Monday, October 31, 2005

*Updates are here again*

Yes, one module down. The mock trial didn't go as smoothly as I hoped it would have but it's over and done with. The only alternative is to beat on myself for the next few hours while weeping and gnashing my teeth in the little corner of my room. But you, my readers, come first. And instead of the self-motification, I will instead give you something to read.

So... gives USD 258.3 million to malaria research worldwide

I've always admired Bill Gates the person (I don't quite like Microsoft the company but that's a separate story for a separate post on how the current IP regime hurts consumers and companies). The reason why is that he donates his OWN personal wealth towards making the world a better place. No fuzzy soft headed CSR for him unlike other companies where the shareholders' effectively pay for a better corporate image (without necessarily seeing an improvement in the bottomline).

Anyway, I think this new gift is remarkable seeing as he hadn't too long ago donated nearly half a billion dollars to crack the top ten problems of medicine and medical research. Particularly problems confined to the 3rd World where the lack of refrigeration and bad transportation infrastructure means that most common vaccines (which require refrigeration due to their liquid nature) don't even survive the trip to where they are needed. Worst still, because they are in liquid form, this requires injections which poses another can of worms when it comes to cost, health and safety issues (you simply can't share needles and disposals aren't cheap).

So the grant of money will work towards solving such problems e.g. vaccines that don't require refrigeration or injections. Apparently there is some work going on which can keep them in spore form to be absorbed through the nasal passages. Brilliant stuff - no need for refrigeration, easy to transport, no need for needles and easy to administer.

But what I am also very impressed by is how Gates has shifted his money away from solving the so-called digital divide. Originally the Gates and Melinda Foundation was created to solve the something known as the digital divide, that is there was a growing technological gao between the 1st and 3rd world when it came to things like computer literacy and access to the internet. But eventually, he came to realise that the digitial divide was nothing if you could not even live long enough to be affected by it.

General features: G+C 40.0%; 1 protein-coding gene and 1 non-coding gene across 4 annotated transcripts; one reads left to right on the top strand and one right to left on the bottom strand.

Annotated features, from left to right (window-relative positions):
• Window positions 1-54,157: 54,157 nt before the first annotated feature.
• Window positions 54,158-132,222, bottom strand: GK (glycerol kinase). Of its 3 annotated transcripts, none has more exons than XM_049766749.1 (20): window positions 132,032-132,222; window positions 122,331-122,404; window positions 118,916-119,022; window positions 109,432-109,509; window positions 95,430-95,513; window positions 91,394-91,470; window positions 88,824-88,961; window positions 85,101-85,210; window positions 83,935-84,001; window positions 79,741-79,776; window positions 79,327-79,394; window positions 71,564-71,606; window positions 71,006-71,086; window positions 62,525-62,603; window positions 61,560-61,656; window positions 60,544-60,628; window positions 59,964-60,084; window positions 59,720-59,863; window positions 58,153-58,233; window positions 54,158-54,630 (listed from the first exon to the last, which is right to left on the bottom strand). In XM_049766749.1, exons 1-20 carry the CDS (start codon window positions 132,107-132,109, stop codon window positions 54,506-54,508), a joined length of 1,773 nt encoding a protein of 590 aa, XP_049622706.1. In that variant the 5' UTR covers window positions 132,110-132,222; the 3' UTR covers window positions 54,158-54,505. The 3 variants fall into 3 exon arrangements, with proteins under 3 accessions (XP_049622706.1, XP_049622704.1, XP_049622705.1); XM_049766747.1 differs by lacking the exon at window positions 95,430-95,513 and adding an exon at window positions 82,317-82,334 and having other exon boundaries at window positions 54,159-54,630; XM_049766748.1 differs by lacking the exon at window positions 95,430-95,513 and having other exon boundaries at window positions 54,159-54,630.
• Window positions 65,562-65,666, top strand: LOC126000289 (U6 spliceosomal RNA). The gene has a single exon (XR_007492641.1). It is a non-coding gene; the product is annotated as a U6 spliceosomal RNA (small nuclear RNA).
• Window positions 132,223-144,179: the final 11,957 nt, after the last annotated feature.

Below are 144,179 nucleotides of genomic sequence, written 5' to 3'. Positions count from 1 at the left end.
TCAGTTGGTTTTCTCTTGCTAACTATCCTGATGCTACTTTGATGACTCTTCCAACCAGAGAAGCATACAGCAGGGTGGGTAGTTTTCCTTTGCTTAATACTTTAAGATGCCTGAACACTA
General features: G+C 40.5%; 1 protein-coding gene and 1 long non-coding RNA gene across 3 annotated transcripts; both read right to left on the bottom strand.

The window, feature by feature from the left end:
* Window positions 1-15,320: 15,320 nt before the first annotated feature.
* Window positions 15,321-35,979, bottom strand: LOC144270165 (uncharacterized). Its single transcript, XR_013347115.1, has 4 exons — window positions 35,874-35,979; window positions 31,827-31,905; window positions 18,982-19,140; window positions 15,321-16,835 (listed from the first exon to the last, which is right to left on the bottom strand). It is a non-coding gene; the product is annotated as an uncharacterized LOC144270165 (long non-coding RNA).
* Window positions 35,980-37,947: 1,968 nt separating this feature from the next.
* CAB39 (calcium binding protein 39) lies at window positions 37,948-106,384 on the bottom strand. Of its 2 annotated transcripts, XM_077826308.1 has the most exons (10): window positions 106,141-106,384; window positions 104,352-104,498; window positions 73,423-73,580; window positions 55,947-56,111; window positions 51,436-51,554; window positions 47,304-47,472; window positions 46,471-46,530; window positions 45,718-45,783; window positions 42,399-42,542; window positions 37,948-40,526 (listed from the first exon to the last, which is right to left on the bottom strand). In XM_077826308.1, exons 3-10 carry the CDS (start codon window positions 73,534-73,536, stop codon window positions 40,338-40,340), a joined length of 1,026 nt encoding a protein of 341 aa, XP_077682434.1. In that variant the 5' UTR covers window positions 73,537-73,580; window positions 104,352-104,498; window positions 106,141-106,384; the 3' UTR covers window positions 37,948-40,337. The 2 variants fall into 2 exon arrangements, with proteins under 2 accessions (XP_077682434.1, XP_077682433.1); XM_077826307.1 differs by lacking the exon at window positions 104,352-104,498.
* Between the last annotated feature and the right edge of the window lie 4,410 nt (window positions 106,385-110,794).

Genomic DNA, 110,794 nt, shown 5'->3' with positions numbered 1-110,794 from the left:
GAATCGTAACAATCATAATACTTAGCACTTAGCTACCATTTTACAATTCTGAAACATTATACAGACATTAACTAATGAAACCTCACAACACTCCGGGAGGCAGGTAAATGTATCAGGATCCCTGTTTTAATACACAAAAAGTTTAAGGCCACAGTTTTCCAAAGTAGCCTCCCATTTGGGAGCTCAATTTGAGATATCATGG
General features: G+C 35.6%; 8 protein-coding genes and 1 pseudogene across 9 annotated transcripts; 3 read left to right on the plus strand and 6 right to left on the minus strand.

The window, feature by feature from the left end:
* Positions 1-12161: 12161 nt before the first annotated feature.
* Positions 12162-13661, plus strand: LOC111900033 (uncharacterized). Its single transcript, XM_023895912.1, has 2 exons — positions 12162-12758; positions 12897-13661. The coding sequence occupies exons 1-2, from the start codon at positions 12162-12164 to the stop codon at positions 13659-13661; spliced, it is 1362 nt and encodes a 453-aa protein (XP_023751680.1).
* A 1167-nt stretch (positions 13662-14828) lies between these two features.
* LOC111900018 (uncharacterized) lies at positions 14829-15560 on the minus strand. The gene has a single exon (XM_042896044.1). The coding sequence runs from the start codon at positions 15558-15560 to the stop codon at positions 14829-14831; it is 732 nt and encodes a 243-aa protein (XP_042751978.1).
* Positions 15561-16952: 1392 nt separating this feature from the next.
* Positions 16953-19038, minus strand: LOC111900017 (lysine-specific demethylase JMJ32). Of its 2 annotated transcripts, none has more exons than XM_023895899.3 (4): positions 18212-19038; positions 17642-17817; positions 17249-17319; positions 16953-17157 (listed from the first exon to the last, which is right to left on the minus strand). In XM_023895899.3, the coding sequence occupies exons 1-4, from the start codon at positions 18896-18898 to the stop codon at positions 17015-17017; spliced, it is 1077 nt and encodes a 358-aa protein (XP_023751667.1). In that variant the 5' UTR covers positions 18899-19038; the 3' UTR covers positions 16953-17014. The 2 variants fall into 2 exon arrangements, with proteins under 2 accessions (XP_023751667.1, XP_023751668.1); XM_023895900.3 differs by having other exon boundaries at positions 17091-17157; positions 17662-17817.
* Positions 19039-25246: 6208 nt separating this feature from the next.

No, I don't want to give the impression that I don't think the digital divide is a problem. BUT my personal take on this is that given limited recourses and the natural restrains that occur due to this constrain, a decision must be made so to how to best allocate these resources. I like Economics because it deals exclusively with this problem of scarsity and the way they encapsulate this is through something they call Opportunity Cost. So the 'cost' of focusing on the digital divide is the money that would otherwise have gone towards research on how to save lives in the 3rd world.

And furthermore, it's just that I do wonder if the focus on the digital divide has gone wrong. When you have problems with access to education, food, health, and are in the midst of a civil war, access to computers and the internet seem hardly the most important things to worry about. And even in rural communities, what seems to be most beneficial to these communities are low-cost handphones, radios and generators in order to get timely information on when to sell their produce.

As a parting point, the age of great capitalism (robber barons) was also the age of great philantrophy. I don't think this justifies the excess of such rampant capitalism but it's worth considering that even today, the top earners in the US donate more of their personal wealth to charity than anywhere else in the world.



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